The consortium was strongly convinced that biological monitoring tools for affected ecosystems are an essential element of disaster management, and should be used by other actors in the landscape of disaster management to aid in decision making and in developing remediation strategies. They realised therefore, that the tools and methods developed within the realm of FACEIT can only make the transition to management and application if they were sufficiently supported by research findings, validation and training. In order to promote the use of biomonitoring tools, which could lead to their testing and validation by third persons, FACEIT attempted to actively inform different communities of actors in the disaster management 'landscape' or via web-based resources. Apart from various brochures, press releases, smaller meetings, this has culminated in one 'hands-on' training course in July 2008, a final two-day symposium in January 2009 and a new handbook on microbiology of hydrocarbons, oils and lipids appeared in summer 2009 with Springer Publishers.

One of the main technological developments in FACEIT was the application of bacterial reporter assays. Such assays consist of relatively simple incubations in aqueous media with genetically modified bacteria, engineered to produce bioluminescence or fluorescence in contact to a set of target chemicals. A large number of reporter strains were developed targeting key components of oil (e.g. alkanes, BTEX, PAHs). Overall, this work package has been very successful and most of its goals could be realised. A concise set of bioreporter strains with the same chassis and reporter output for use in assays to detect key oil-borne pollutants was developed. Different assay formats were designed, extensively calibrated and tested by various users, which makes us confident that we have realised a very simple and rapid set of assays to quantitatively analyse oil pollution in water with bacterial bioreporters. The assays were also validated on a real-life scenario of an open sea spill and were robust to be carried on board and perform analysis in the first two hours after a spill. We thus feel very confident that we have produced a potentially very useful tool for spill analysis that can find its place among a biotool set. The concept of bioreporter assays was further taken up in instrumentation and product development. A semicontinuous standalone bacterial bioreporter system for on-line analysis of general inducible stress was instrumentalised. A functional eight chamber system was developed based upon the so-called ROTAS system. Within this system freeze-dried bioreporter strains were capable of being rehydrated and functioning effectively in response to contaminated samples. A limitation of the work was the propensity of the peizoactuated microfluidic pumps to block and the need for upfront filter development, however, a few effective prototypes were generated.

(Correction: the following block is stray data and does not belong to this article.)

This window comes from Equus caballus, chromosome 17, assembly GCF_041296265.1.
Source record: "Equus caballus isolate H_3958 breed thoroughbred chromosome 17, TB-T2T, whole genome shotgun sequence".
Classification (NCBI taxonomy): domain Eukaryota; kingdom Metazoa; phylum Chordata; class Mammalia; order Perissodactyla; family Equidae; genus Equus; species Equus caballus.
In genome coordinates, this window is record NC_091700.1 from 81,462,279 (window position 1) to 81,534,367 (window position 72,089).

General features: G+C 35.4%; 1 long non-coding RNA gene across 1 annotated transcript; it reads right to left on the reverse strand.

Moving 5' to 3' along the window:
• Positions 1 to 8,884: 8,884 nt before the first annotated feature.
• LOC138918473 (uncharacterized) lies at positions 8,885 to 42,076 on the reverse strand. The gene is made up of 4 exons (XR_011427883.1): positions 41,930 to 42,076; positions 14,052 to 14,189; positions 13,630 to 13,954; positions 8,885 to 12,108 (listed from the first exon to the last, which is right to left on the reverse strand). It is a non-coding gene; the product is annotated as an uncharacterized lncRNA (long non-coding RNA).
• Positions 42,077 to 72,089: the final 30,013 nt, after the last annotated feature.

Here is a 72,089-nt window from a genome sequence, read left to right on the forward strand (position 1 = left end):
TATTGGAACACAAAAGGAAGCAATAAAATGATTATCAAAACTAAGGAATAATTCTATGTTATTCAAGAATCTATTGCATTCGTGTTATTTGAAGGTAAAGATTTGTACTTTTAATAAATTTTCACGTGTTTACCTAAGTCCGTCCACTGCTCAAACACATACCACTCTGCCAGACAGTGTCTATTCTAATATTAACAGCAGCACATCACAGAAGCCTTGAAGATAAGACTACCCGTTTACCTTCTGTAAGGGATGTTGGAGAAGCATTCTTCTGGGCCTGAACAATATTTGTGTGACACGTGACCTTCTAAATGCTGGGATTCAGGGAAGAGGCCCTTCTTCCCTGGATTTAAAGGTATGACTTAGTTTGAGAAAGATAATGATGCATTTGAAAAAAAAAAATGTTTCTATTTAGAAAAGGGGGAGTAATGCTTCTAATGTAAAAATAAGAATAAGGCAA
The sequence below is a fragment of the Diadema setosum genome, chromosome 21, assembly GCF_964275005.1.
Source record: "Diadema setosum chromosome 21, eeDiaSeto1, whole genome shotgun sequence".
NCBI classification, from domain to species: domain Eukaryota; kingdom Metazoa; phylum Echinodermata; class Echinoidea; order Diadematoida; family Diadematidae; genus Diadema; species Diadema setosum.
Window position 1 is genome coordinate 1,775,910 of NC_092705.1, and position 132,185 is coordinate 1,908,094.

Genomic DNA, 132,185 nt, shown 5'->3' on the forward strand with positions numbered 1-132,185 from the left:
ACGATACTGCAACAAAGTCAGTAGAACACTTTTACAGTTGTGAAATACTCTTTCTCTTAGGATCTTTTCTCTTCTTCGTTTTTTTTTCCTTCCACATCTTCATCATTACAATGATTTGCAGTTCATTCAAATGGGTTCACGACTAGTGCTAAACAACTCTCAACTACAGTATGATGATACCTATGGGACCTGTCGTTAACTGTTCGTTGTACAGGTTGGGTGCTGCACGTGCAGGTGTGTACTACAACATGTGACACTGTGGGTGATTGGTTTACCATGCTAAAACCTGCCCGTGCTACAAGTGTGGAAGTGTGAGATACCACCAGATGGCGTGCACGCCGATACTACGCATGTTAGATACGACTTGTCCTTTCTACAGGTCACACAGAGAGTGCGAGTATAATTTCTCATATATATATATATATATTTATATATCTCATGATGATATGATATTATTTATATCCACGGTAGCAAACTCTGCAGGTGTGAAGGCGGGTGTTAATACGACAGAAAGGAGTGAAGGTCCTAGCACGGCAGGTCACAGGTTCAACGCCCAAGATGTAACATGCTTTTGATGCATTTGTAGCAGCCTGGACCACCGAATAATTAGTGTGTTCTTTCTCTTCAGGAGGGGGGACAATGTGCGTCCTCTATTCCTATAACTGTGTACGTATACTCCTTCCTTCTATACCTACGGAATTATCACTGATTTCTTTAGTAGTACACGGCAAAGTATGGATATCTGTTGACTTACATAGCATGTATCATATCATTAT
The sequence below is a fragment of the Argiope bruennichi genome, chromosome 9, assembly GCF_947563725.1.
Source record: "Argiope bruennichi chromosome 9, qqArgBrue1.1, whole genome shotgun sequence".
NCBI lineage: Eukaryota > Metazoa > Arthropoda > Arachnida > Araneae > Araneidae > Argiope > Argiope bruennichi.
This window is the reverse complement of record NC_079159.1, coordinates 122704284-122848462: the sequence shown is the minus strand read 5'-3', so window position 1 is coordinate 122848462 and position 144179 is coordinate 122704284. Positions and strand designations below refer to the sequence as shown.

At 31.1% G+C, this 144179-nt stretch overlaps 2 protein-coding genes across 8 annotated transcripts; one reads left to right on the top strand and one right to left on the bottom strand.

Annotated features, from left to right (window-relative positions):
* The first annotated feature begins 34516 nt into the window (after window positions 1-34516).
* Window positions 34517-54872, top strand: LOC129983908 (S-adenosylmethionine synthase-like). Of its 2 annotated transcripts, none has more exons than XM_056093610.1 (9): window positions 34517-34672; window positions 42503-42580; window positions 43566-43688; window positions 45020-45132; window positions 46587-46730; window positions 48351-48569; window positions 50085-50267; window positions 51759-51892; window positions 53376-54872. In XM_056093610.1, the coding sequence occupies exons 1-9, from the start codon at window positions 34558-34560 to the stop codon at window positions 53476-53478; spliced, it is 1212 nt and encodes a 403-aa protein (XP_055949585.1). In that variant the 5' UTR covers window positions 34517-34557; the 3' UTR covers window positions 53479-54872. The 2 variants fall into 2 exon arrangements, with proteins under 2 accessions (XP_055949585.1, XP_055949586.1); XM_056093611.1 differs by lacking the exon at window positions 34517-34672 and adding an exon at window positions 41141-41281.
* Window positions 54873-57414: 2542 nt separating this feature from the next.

FACEIT has added a number of useful tools and concepts for disaster management strategies. However, not one tool will hold all, and regulatory agencies or policy and decision makers often require a single integrated value to assess the risks of contamination. FACEIT hereto favours integrative approaches, which would lead to colour scales or a single numbering system for quality assessment.